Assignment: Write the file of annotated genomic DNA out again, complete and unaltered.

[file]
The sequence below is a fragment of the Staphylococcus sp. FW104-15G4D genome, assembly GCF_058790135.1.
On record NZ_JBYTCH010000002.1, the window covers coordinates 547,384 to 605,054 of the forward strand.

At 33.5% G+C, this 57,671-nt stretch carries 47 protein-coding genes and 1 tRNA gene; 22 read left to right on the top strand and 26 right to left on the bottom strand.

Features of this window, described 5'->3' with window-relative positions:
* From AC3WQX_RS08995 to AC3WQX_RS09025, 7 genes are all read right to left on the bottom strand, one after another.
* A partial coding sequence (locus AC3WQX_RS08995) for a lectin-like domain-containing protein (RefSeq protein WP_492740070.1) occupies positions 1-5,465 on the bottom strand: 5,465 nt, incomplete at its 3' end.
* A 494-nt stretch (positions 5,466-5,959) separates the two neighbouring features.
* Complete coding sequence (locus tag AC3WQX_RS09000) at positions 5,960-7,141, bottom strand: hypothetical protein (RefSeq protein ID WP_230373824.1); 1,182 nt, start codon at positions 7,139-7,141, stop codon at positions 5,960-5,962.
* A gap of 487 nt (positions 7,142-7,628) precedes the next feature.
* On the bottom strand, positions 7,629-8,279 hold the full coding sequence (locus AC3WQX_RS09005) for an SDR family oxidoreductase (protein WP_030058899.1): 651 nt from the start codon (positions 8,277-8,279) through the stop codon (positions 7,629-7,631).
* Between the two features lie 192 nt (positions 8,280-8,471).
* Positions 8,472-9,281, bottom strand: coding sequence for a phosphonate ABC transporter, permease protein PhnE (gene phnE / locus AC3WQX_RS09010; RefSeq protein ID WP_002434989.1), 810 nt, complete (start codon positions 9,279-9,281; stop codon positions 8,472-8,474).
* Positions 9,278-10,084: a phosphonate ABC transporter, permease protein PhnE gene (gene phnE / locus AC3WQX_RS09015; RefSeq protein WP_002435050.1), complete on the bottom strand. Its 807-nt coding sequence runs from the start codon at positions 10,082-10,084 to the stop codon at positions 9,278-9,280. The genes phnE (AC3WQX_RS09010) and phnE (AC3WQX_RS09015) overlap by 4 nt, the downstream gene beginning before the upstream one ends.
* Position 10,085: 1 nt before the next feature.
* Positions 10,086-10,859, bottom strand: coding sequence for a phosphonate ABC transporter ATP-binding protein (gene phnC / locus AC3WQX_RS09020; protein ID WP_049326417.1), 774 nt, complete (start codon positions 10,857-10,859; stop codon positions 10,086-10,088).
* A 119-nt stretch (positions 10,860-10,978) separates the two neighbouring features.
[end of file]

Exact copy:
The sequence below is a fragment of the Staphylococcus sp. FW104-15G4D genome, assembly GCF_058790135.1.
On record NZ_JBYTCH010000002.1, the window covers coordinates 547,384 to 605,054 of the forward strand.

At 33.5% G+C, this 57,671-nt stretch carries 47 protein-coding genes and 1 tRNA gene; 22 read left to right on the top strand and 26 right to left on the bottom strand.

Features of this window, described 5'->3' with window-relative positions:
* From AC3WQX_RS08995 to AC3WQX_RS09025, 7 genes are all read right to left on the bottom strand, one after another.
* A partial coding sequence (locus AC3WQX_RS08995) for a lectin-like domain-containing protein (RefSeq protein WP_492740070.1) occupies positions 1-5,465 on the bottom strand: 5,465 nt, incomplete at its 3' end.
* A 494-nt stretch (positions 5,466-5,959) separates the two neighbouring features.
* Complete coding sequence (locus tag AC3WQX_RS09000) at positions 5,960-7,141, bottom strand: hypothetical protein (RefSeq protein ID WP_230373824.1); 1,182 nt, start codon at positions 7,139-7,141, stop codon at positions 5,960-5,962.
* A gap of 487 nt (positions 7,142-7,628) precedes the next feature.
* On the bottom strand, positions 7,629-8,279 hold the full coding sequence (locus AC3WQX_RS09005) for an SDR family oxidoreductase (protein WP_030058899.1): 651 nt from the start codon (positions 8,277-8,279) through the stop codon (positions 7,629-7,631).
* Between the two features lie 192 nt (positions 8,280-8,471).
* Positions 8,472-9,281, bottom strand: coding sequence for a phosphonate ABC transporter, permease protein PhnE (gene phnE / locus AC3WQX_RS09010; RefSeq protein ID WP_002434989.1), 810 nt, complete (start codon positions 9,279-9,281; stop codon positions 8,472-8,474).
* Positions 9,278-10,084: a phosphonate ABC transporter, permease protein PhnE gene (gene phnE / locus AC3WQX_RS09015; RefSeq protein WP_002435050.1), complete on the bottom strand. Its 807-nt coding sequence runs from the start codon at positions 10,082-10,084 to the stop codon at positions 9,278-9,280. The genes phnE (AC3WQX_RS09010) and phnE (AC3WQX_RS09015) overlap by 4 nt, the downstream gene beginning before the upstream one ends.
* Position 10,085: 1 nt before the next feature.
* Positions 10,086-10,859, bottom strand: coding sequence for a phosphonate ABC transporter ATP-binding protein (gene phnC / locus AC3WQX_RS09020; protein ID WP_049326417.1), 774 nt, complete (start codon positions 10,857-10,859; stop codon positions 10,086-10,088).
* A 119-nt stretch (positions 10,860-10,978) separates the two neighbouring features.